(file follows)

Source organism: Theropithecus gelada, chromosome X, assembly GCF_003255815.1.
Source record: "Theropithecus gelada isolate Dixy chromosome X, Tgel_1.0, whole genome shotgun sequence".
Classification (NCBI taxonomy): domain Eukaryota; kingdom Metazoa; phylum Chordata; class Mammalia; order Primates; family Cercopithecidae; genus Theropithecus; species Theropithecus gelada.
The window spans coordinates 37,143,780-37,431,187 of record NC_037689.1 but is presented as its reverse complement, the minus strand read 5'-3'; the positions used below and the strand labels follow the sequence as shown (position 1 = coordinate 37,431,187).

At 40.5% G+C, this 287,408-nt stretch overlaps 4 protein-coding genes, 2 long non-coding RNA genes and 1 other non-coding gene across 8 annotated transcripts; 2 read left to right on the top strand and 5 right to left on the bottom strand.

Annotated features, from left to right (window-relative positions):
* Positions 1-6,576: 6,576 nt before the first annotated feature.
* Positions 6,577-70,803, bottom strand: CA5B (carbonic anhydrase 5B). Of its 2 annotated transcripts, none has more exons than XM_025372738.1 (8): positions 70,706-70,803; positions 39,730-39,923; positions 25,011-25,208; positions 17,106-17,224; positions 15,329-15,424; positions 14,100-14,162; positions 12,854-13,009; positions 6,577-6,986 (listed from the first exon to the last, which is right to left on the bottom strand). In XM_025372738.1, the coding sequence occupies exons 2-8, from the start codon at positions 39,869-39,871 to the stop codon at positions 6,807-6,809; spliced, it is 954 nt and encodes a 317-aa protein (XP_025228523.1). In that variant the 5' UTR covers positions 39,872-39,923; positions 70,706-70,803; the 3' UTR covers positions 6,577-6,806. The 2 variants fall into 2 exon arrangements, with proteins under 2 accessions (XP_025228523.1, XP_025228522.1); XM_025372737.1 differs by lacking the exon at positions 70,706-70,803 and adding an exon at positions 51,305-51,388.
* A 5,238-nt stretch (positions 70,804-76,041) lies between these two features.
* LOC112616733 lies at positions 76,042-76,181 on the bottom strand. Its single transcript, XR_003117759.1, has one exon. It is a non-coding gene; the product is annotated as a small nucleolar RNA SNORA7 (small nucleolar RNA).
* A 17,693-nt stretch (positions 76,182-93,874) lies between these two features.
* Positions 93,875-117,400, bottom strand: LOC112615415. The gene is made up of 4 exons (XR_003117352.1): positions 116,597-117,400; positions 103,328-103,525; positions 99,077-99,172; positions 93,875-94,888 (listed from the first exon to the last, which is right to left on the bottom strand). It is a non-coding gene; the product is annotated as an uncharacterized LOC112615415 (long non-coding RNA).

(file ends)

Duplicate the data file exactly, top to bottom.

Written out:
Source organism: Theropithecus gelada, chromosome X, assembly GCF_003255815.1.
Source record: "Theropithecus gelada isolate Dixy chromosome X, Tgel_1.0, whole genome shotgun sequence".
Classification (NCBI taxonomy): domain Eukaryota; kingdom Metazoa; phylum Chordata; class Mammalia; order Primates; family Cercopithecidae; genus Theropithecus; species Theropithecus gelada.
The window spans coordinates 37,143,780-37,431,187 of record NC_037689.1 but is presented as its reverse complement, the minus strand read 5'-3'; the positions used below and the strand labels follow the sequence as shown (position 1 = coordinate 37,431,187).

At 40.5% G+C, this 287,408-nt stretch overlaps 4 protein-coding genes, 2 long non-coding RNA genes and 1 other non-coding gene across 8 annotated transcripts; 2 read left to right on the top strand and 5 right to left on the bottom strand.

Annotated features, from left to right (window-relative positions):
* Positions 1-6,576: 6,576 nt before the first annotated feature.
* Positions 6,577-70,803, bottom strand: CA5B (carbonic anhydrase 5B). Of its 2 annotated transcripts, none has more exons than XM_025372738.1 (8): positions 70,706-70,803; positions 39,730-39,923; positions 25,011-25,208; positions 17,106-17,224; positions 15,329-15,424; positions 14,100-14,162; positions 12,854-13,009; positions 6,577-6,986 (listed from the first exon to the last, which is right to left on the bottom strand). In XM_025372738.1, the coding sequence occupies exons 2-8, from the start codon at positions 39,869-39,871 to the stop codon at positions 6,807-6,809; spliced, it is 954 nt and encodes a 317-aa protein (XP_025228523.1). In that variant the 5' UTR covers positions 39,872-39,923; positions 70,706-70,803; the 3' UTR covers positions 6,577-6,806. The 2 variants fall into 2 exon arrangements, with proteins under 2 accessions (XP_025228523.1, XP_025228522.1); XM_025372737.1 differs by lacking the exon at positions 70,706-70,803 and adding an exon at positions 51,305-51,388.
* A 5,238-nt stretch (positions 70,804-76,041) lies between these two features.
* LOC112616733 lies at positions 76,042-76,181 on the bottom strand. Its single transcript, XR_003117759.1, has one exon. It is a non-coding gene; the product is annotated as a small nucleolar RNA SNORA7 (small nucleolar RNA).
* A 17,693-nt stretch (positions 76,182-93,874) lies between these two features.
* Positions 93,875-117,400, bottom strand: LOC112615415. The gene is made up of 4 exons (XR_003117352.1): positions 116,597-117,400; positions 103,328-103,525; positions 99,077-99,172; positions 93,875-94,888 (listed from the first exon to the last, which is right to left on the bottom strand). It is a non-coding gene; the product is annotated as an uncharacterized LOC112615415 (long non-coding RNA).